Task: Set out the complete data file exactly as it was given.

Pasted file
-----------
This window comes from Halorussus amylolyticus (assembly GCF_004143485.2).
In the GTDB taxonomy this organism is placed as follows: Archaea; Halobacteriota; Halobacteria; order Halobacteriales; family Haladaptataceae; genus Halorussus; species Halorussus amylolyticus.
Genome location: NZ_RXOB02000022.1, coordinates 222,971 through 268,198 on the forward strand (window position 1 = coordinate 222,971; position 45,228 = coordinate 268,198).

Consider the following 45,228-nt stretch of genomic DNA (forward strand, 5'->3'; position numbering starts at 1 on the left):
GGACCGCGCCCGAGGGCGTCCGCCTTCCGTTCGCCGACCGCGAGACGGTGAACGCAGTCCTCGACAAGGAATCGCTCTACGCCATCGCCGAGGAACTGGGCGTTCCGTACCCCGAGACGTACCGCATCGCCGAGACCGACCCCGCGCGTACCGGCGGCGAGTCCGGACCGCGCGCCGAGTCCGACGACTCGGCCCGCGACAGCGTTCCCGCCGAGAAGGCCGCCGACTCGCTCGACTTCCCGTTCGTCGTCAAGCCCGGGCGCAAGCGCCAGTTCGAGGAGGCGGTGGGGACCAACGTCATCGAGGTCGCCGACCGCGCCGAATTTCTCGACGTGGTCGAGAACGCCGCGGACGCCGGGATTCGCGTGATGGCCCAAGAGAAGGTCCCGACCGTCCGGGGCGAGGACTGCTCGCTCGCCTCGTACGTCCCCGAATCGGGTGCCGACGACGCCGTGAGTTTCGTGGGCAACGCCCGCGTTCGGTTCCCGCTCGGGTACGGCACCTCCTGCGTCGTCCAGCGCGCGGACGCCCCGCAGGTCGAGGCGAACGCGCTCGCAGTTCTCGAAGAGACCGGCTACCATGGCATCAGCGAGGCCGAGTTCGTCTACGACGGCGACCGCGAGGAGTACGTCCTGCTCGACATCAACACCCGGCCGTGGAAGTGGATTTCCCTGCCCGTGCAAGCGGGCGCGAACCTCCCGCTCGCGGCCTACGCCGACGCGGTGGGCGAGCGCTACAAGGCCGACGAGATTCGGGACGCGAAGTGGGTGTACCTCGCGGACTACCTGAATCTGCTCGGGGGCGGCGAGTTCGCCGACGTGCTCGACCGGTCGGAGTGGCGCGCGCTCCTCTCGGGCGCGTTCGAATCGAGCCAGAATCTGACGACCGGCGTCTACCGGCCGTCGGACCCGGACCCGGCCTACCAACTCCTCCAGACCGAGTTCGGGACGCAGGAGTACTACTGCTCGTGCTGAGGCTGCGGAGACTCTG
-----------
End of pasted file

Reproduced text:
This window comes from Halorussus amylolyticus (assembly GCF_004143485.2).
In the GTDB taxonomy this organism is placed as follows: Archaea; Halobacteriota; Halobacteria; order Halobacteriales; family Haladaptataceae; genus Halorussus; species Halorussus amylolyticus.
Genome location: NZ_RXOB02000022.1, coordinates 222,971 through 268,198 on the forward strand (window position 1 = coordinate 222,971; position 45,228 = coordinate 268,198).

Consider the following 45,228-nt stretch of genomic DNA (forward strand, 5'->3'; position numbering starts at 1 on the left):
GGACCGCGCCCGAGGGCGTCCGCCTTCCGTTCGCCGACCGCGAGACGGTGAACGCAGTCCTCGACAAGGAATCGCTCTACGCCATCGCCGAGGAACTGGGCGTTCCGTACCCCGAGACGTACCGCATCGCCGAGACCGACCCCGCGCGTACCGGCGGCGAGTCCGGACCGCGCGCCGAGTCCGACGACTCGGCCCGCGACAGCGTTCCCGCCGAGAAGGCCGCCGACTCGCTCGACTTCCCGTTCGTCGTCAAGCCCGGGCGCAAGCGCCAGTTCGAGGAGGCGGTGGGGACCAACGTCATCGAGGTCGCCGACCGCGCCGAATTTCTCGACGTGGTCGAGAACGCCGCGGACGCCGGGATTCGCGTGATGGCCCAAGAGAAGGTCCCGACCGTCCGGGGCGAGGACTGCTCGCTCGCCTCGTACGTCCCCGAATCGGGTGCCGACGACGCCGTGAGTTTCGTGGGCAACGCCCGCGTTCGGTTCCCGCTCGGGTACGGCACCTCCTGCGTCGTCCAGCGCGCGGACGCCCCGCAGGTCGAGGCGAACGCGCTCGCAGTTCTCGAAGAGACCGGCTACCATGGCATCAGCGAGGCCGAGTTCGTCTACGACGGCGACCGCGAGGAGTACGTCCTGCTCGACATCAACACCCGGCCGTGGAAGTGGATTTCCCTGCCCGTGCAAGCGGGCGCGAACCTCCCGCTCGCGGCCTACGCCGACGCGGTGGGCGAGCGCTACAAGGCCGACGAGATTCGGGACGCGAAGTGGGTGTACCTCGCGGACTACCTGAATCTGCTCGGGGGCGGCGAGTTCGCCGACGTGCTCGACCGGTCGGAGTGGCGCGCGCTCCTCTCGGGCGCGTTCGAATCGAGCCAGAATCTGACGACCGGCGTCTACCGGCCGTCGGACCCGGACCCGGCCTACCAACTCCTCCAGACCGAGTTCGGGACGCAGGAGTACTACTGCTCGTGCTGAGGCTGCGGAGACTCTG